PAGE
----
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Network / IP - Case Studies

Artemio Franchi stadium in Florence runs with March networks technology
 Artemio Franchi Stadium in Florence - security by March Networks Technology
The installation of a March Networks® video surveillance system keeps football violence in check

Fiorentina supporters are passionate about their hometown club, contenders in Italy's Serie A, the top echelon of the Italian football league system, but passion at a hotly contested football match can quickly escalate to violence. Such was the case in Catania, on February 2, 2007, when a police officer was killed in a clash with hometown fans following a loss to Palermo, a rival Sicilian team. Coming on the heels of the death the previous week of an amateur football official following a riot elsewhere in the country, the tragedy in Catania mobilised the Italian government and football officials to take action on stadium security.

One month after the incident in Catania, a March Networks VideoSphere™ IP video surveillance system was up and running at Artemio Franchi Stadium in Florence, allowing police in an on-site monitoring centre to view live video of the stands, stadium entrances and parking lots during and after the heat of a match.

The design of the system took into consideration the unique challenges associated with a stadium environment, including the large number of people and the range of scenes to be monitored. To monitor fan activity in the stands effectively, Artemio Franchi security management selected VideoSphere PTZ Dome cameras featuring 26x optical zoom.

Keeping an eye on fans and preventing a situation from escalating out of control is a difficult task for security staff responsible for keeping the peace in a stadium with tens of thousands of spectators. However, using radio communication and video surveillance, security staff in the stadium monitoring centre are in constant contact with police forces in the stands and can dispatch them promptly to the scene of a disturbance.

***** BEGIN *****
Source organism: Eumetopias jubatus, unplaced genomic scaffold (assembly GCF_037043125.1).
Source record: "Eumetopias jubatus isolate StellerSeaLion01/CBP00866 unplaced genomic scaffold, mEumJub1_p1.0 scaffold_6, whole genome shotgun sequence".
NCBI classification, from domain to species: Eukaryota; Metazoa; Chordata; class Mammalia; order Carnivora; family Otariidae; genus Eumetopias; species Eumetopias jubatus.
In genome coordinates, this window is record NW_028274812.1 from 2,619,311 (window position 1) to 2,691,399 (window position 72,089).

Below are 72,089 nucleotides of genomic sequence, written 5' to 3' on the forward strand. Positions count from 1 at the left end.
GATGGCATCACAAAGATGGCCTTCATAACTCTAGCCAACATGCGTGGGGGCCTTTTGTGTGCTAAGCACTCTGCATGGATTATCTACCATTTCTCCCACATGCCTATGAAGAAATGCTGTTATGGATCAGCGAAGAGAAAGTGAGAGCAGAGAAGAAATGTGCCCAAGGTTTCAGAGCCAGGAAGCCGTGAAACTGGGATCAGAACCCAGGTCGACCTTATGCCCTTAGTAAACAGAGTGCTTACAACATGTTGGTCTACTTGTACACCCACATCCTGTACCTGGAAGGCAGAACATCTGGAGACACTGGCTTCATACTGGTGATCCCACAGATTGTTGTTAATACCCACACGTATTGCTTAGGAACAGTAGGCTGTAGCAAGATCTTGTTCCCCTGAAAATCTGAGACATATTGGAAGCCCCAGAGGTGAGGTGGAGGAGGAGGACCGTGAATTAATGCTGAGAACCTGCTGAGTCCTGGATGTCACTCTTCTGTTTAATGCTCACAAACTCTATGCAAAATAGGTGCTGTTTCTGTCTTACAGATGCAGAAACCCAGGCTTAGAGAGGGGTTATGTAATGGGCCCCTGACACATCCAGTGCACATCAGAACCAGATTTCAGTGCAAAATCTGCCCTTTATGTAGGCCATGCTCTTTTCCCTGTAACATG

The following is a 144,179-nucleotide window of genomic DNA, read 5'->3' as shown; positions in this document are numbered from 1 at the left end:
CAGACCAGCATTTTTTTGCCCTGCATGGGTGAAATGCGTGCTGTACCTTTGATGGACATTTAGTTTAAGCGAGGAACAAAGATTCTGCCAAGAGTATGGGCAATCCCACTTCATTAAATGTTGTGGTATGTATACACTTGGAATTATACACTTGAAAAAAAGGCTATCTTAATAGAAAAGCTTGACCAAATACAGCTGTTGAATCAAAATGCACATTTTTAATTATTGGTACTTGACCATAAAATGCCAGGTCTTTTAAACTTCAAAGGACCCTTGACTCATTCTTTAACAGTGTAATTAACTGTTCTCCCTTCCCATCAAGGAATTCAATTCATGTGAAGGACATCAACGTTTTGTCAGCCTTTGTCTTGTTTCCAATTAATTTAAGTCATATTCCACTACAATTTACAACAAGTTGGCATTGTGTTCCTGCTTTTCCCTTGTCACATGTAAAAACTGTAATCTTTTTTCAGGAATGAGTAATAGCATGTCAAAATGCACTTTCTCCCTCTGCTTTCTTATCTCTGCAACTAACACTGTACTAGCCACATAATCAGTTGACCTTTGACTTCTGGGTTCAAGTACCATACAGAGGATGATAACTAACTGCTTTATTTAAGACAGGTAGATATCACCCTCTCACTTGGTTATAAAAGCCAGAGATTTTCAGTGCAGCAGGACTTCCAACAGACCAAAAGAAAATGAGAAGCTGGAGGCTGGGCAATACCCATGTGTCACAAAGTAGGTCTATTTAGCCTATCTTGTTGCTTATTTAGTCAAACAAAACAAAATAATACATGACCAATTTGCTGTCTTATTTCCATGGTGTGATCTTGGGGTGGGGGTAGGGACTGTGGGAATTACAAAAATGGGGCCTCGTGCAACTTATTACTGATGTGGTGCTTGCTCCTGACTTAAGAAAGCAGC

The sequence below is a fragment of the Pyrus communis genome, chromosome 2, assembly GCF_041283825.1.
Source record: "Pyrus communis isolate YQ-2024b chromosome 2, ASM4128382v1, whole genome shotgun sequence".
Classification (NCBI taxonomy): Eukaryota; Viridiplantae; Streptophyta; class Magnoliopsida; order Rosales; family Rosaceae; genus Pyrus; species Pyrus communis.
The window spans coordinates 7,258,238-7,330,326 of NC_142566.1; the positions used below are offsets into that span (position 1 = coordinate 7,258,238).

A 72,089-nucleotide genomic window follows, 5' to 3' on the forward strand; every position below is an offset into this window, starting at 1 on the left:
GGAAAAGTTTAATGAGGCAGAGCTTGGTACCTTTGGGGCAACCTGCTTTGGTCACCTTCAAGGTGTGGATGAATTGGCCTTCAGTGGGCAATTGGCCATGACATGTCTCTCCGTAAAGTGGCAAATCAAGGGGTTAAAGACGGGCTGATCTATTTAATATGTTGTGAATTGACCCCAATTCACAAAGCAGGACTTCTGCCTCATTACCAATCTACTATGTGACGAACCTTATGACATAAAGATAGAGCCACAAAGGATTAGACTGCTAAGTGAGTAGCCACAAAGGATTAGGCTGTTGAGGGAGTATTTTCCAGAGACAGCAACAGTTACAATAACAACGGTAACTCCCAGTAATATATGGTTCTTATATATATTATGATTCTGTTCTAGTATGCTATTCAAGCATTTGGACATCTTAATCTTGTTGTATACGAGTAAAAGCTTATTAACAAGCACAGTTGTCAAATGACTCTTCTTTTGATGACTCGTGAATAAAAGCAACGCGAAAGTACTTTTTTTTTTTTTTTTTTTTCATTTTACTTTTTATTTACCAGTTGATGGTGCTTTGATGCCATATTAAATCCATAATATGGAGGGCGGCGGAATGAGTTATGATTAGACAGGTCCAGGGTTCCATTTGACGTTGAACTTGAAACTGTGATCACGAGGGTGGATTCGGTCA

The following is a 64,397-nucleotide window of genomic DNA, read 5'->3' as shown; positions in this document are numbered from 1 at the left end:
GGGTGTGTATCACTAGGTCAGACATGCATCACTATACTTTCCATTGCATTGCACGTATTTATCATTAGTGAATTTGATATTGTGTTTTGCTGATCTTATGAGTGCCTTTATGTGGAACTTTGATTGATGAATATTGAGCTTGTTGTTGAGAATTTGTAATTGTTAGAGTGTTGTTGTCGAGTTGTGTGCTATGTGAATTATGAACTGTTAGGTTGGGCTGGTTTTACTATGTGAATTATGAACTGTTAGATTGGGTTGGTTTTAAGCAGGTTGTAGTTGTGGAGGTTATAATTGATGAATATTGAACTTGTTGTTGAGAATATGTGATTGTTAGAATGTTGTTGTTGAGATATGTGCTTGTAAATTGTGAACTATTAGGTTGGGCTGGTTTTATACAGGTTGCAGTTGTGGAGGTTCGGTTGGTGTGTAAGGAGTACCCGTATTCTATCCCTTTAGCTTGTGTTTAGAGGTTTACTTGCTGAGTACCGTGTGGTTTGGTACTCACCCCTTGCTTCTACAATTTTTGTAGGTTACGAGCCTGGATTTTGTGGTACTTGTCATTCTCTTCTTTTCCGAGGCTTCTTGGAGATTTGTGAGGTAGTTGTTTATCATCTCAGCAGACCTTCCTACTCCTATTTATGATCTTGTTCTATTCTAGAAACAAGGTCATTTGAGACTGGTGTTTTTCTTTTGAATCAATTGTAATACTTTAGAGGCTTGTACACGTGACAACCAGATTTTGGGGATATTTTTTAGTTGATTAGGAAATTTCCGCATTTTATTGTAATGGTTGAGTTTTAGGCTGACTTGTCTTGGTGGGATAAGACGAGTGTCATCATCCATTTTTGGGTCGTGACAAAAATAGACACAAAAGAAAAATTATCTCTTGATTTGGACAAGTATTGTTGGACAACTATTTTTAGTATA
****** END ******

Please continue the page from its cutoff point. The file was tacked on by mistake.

The VideoSphere PTZ Dome cameras provide visibility of all of the stands, or terraces, allowing police to zoom in on troublemakers, and capture the entire sequence of an incident as it unfolds.

The Stadio Artemio Franchi, built in 1931 and extensively renovated in 1990 for the FIFA World Cup 
The VideoSphere PTZ Dome cameras provide visibility of all of the stands or terraces

Precise, fluid movement of the cameras and high image quality give security officers the detail needed to positively identify suspects and apprehend them either on the spot or following a match.

Video surveillance in sports stadiums can also be enhanced by using VideoSphere CamPX cameras from March Networks to monitor stadium entrances, which are a challenge because of changing light conditions. Equipped with a video acquisition system developed by Pixim, the CamPX IP cameras feature a 720x540 pixel progressive scanning sensor and a dedicated Digital Signal Processor that work together to ensure excellent video quality in any lighting conditions.

For parking lots and stadium access roads, CamPX cameras with built-in VideoSphere Analytics artificial intelligence are able to analyse live video in real time, alerting security staff to behavioral anomalies such as unexpected changes in the movement of crowds, which could be an indication of panic.

The monitoring centre at Artemio Franchi stadium is equipped with two 42-inch plasma monitors and two operator stations with dual monitors - one running VideoSphere SiteManager, the other running March Networks VideoSphere Edge Decode Station software that can display as many as 64 live video streams either individually or in a grid on overhead monitors.

 ACF Fiorentina at the Stadio Artemio
VideoSphere SiteManager in stadium provides full remote management

VideoSphere SiteManager provides full remote management of networked VideoSphere IP cameras, encoders and recorders, as well as multi-server IP networks working in concert with powerful Video Management System (VMS) Software.

The system also accommodates analogue cameras that are used in less sensitive areas within and around the periphery of the stadium.

"We are pleased with our video surveillance system," said Rinaldo Profeti of the City of Florence, the stadium's owner. "We have had a number of visitors from other stadiums who have come here to learn about our security system. They were all very impressed. It's definitely helped us to intervene and prevent situations from escalating."

TV and newspaper stories about the stadium's video surveillance system have also had a deterrent effect, he noted.

"Just knowing that the system is there and capable of identifying troublemakers has made fans think twice about engaging in any disruptive behavior."

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